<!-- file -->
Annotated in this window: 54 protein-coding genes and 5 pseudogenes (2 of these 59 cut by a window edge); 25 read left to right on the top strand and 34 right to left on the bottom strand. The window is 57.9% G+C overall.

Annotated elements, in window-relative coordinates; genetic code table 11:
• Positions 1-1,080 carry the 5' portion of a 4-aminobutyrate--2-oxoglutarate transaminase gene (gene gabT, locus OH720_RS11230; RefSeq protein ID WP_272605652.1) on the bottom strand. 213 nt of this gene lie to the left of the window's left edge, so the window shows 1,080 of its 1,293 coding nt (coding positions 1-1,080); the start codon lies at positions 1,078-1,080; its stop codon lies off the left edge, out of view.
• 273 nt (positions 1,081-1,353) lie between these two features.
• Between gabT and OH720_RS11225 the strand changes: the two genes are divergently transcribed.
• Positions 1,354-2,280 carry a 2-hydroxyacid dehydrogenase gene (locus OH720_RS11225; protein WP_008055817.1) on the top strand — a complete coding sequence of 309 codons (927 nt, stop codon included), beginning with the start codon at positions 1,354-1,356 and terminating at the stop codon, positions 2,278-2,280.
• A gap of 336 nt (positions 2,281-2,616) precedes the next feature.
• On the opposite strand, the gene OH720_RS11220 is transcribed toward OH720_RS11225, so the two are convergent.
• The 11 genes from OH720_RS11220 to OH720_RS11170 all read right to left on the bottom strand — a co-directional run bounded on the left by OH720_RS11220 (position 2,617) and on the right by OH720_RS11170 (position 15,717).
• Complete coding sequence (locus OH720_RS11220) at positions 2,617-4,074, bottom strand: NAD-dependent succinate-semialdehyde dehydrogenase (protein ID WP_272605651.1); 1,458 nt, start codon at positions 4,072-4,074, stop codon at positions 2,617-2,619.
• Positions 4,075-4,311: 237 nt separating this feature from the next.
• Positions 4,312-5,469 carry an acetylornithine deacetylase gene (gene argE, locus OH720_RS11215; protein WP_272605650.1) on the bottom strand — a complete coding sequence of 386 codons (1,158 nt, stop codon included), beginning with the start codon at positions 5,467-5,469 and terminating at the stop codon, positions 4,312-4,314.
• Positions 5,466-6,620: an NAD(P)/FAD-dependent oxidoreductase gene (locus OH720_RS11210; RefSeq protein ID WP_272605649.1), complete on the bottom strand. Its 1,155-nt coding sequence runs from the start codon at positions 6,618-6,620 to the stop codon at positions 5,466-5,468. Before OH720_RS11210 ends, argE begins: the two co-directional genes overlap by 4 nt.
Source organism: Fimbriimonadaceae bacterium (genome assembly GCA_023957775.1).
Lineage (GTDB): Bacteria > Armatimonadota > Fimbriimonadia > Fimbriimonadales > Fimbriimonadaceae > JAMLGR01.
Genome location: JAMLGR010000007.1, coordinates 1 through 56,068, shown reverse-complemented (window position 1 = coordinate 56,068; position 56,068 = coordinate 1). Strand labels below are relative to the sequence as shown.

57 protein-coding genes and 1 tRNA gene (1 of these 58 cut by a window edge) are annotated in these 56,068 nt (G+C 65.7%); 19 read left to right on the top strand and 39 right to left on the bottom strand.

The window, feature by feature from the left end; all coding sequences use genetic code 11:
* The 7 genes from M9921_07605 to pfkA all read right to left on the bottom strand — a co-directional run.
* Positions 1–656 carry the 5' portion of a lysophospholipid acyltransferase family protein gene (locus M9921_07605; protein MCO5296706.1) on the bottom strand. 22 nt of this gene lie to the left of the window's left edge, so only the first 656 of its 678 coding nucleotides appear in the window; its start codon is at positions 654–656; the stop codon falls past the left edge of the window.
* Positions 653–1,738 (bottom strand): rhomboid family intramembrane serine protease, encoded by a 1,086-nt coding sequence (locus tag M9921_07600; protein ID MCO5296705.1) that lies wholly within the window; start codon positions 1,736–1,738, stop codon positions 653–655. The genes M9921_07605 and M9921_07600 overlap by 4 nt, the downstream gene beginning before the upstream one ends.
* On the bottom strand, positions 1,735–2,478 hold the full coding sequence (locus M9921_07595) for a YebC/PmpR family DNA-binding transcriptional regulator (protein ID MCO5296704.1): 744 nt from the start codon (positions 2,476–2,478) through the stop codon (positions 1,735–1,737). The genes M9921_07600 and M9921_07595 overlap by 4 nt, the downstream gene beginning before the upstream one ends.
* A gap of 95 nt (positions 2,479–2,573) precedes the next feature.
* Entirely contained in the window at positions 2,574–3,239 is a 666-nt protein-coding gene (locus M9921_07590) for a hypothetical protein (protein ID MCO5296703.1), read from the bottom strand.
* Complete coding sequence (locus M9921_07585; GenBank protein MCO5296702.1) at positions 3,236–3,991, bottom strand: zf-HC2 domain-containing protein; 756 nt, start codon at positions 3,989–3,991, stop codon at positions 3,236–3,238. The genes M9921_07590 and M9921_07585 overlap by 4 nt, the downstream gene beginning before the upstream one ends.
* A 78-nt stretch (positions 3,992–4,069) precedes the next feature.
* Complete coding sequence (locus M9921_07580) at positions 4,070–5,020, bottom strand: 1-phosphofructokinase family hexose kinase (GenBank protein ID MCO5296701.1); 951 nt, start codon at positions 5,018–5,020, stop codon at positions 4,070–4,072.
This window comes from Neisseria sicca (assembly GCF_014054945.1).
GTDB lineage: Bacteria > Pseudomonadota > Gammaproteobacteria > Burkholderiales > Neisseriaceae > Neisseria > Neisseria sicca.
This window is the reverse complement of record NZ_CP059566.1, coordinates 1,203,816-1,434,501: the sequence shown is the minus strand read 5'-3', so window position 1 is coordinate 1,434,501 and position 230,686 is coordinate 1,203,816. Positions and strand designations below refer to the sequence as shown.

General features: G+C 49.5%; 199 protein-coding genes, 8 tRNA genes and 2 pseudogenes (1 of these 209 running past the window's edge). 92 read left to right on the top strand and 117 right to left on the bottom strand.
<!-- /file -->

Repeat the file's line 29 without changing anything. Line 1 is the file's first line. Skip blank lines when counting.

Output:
GTDB lineage: Bacteria > Pseudomonadota > Gammaproteobacteria > Burkholderiales > Neisseriaceae > Neisseria > Neisseria sicca.